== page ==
Since you can’t use the Runaways music in the film, what are you going to do for a soundtrack?
I have amazing friends who are also blown away by what has happened and have provided songs for “Edgeplay.” Mike Chapman sent a CD full of material; Suzi Quatro has given me material. Kari Krome went into the studio to record music with a member of the Buzzcocks. We have all the music Lita recorded and, we have music from David Holmes.

Now that the Runaways music is out, is the movie’s other content going to change substantially, as well?
I’d be lying if I told you that I wasn’t affected by Joan’s underhanded actions and her continued backdoor threats. It seriously compromised the “Edgeplay” project and I will never understand why she felt, and still feels, the need to be so vindictive and mean-spirited. And, most importantly, why they waited 4 years to pull this maneuver.

For any artist, the greatest gifts are the freedom of speech and the ability to create. For another artist, especially one who has benefited so much from those freedoms, to set out to deliberately compromise, interfere with and block someone else’s right of freedom of expression by bullying and threatening nuisance lawsuits because that artist can afford to, makes me sick.

So with regard to your question about the film’s story content changing… the answer is yes.

There have been definite storyline changes made as we’ve re-edited the film with the new music. I’m not as motivated as I was in the beginning to continue to go out of my way to protect specific people, subjects, and situations in the band as I was before all of this happened.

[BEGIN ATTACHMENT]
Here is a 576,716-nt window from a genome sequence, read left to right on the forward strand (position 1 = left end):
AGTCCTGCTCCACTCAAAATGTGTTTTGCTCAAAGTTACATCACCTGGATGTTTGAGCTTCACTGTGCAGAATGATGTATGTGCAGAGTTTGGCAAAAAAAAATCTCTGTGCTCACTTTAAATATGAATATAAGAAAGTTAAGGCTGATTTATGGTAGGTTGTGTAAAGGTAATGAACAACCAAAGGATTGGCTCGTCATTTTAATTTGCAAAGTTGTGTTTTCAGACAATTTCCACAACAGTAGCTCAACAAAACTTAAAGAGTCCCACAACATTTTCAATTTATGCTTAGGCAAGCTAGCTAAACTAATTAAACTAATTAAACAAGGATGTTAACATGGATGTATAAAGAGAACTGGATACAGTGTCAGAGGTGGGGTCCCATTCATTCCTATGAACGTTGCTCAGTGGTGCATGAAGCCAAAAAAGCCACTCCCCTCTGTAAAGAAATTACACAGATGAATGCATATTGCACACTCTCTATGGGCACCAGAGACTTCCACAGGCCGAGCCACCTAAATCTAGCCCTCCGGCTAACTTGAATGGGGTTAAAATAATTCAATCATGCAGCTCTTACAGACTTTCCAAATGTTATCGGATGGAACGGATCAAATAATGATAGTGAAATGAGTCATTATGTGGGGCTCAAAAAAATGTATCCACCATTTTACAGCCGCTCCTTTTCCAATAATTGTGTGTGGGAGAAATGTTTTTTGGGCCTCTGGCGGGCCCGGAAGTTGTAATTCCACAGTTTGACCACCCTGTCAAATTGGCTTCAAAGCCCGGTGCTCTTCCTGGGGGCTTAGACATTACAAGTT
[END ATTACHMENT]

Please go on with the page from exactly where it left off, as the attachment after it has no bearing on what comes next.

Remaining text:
Joan and Kenny Laguna did something similar to Lita Ford several years back. They threatened a very well known songwriter and a music video director, both who had worked with Joan, that if they worked with Lita Ford, they would NEVER be allowed to work with Joan Jett again. The songwriter conceded, but the director told them to fuck off and shot a video with Lita.

I strongly believe that everything happens for a reason and maybe the reason is that now, without the Runaways music in the film, I can really cut loose and make the film that, as a producer and director, I wanted to. Ultimately, I think I will owe Joan a big thank you for an almost perfect Courtney Love imitation.

I understand Cherie Currie has made some negative comments lately about the film. Do you care to comment?
Cherie Currie is the Norma Desmond of rock and roll. She is one of the few people I know who has built a career based on bitterness and self-loathing and sustained it brilliantly for over 2 decades. I think, at this point, most of us are really tired of being sold out by Cherie and her discontent.

People have been emailing me these online interviews that Cherie has been conducting and when asked about “Edgeplay,” she’s been voicing serious disapproval, which is ironic because, as far as I know, she has not seen one frame of footage. She’s accusing me of forcing Sandy to say things she didn’t want to reveal. She’s announcing to the world that I should never, ever speak on behalf of the band. She’s claiming that I have a serious agenda with regard to being so damaged from my stint in the Runaways and that she and Joan are going to “squash this film”… Jesus Christ, I was in the band longer and played many more gigs than she did. And after 25, 26, 27 years – who gives a fuck anyway.